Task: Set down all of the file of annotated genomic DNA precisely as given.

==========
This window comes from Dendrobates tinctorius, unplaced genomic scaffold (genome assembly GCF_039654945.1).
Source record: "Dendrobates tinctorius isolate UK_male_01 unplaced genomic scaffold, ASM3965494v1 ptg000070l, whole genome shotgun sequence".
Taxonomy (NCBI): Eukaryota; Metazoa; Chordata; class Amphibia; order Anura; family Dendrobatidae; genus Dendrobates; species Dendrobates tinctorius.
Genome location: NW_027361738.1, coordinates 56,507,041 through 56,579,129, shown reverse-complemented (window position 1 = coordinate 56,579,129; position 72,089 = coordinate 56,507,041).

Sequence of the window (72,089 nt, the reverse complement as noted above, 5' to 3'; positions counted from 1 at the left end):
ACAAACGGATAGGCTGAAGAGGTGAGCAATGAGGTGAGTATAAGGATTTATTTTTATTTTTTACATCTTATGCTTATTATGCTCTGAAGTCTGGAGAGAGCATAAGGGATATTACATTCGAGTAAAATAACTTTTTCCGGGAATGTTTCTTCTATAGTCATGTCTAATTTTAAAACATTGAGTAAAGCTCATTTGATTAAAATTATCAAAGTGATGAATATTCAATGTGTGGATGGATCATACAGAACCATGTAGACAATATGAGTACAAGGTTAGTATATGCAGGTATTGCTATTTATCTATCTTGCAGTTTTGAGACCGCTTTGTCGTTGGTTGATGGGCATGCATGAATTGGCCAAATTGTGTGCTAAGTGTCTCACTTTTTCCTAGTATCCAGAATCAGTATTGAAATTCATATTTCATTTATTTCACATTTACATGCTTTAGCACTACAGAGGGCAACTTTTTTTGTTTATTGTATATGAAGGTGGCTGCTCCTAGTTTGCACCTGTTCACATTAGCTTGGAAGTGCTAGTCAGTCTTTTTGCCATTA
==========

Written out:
This window comes from Dendrobates tinctorius, unplaced genomic scaffold (genome assembly GCF_039654945.1).
Source record: "Dendrobates tinctorius isolate UK_male_01 unplaced genomic scaffold, ASM3965494v1 ptg000070l, whole genome shotgun sequence".
Taxonomy (NCBI): Eukaryota; Metazoa; Chordata; class Amphibia; order Anura; family Dendrobatidae; genus Dendrobates; species Dendrobates tinctorius.
Genome location: NW_027361738.1, coordinates 56,507,041 through 56,579,129, shown reverse-complemented (window position 1 = coordinate 56,579,129; position 72,089 = coordinate 56,507,041).

Sequence of the window (72,089 nt, the reverse complement as noted above, 5' to 3'; positions counted from 1 at the left end):
ACAAACGGATAGGCTGAAGAGGTGAGCAATGAGGTGAGTATAAGGATTTATTTTTATTTTTTACATCTTATGCTTATTATGCTCTGAAGTCTGGAGAGAGCATAAGGGATATTACATTCGAGTAAAATAACTTTTTCCGGGAATGTTTCTTCTATAGTCATGTCTAATTTTAAAACATTGAGTAAAGCTCATTTGATTAAAATTATCAAAGTGATGAATATTCAATGTGTGGATGGATCATACAGAACCATGTAGACAATATGAGTACAAGGTTAGTATATGCAGGTATTGCTATTTATCTATCTTGCAGTTTTGAGACCGCTTTGTCGTTGGTTGATGGGCATGCATGAATTGGCCAAATTGTGTGCTAAGTGTCTCACTTTTTCCTAGTATCCAGAATCAGTATTGAAATTCATATTTCATTTATTTCACATTTACATGCTTTAGCACTACAGAGGGCAACTTTTTTTGTTTATTGTATATGAAGGTGGCTGCTCCTAGTTTGCACCTGTTCACATTAGCTTGGAAGTGCTAGTCAGTCTTTTTGCCATTA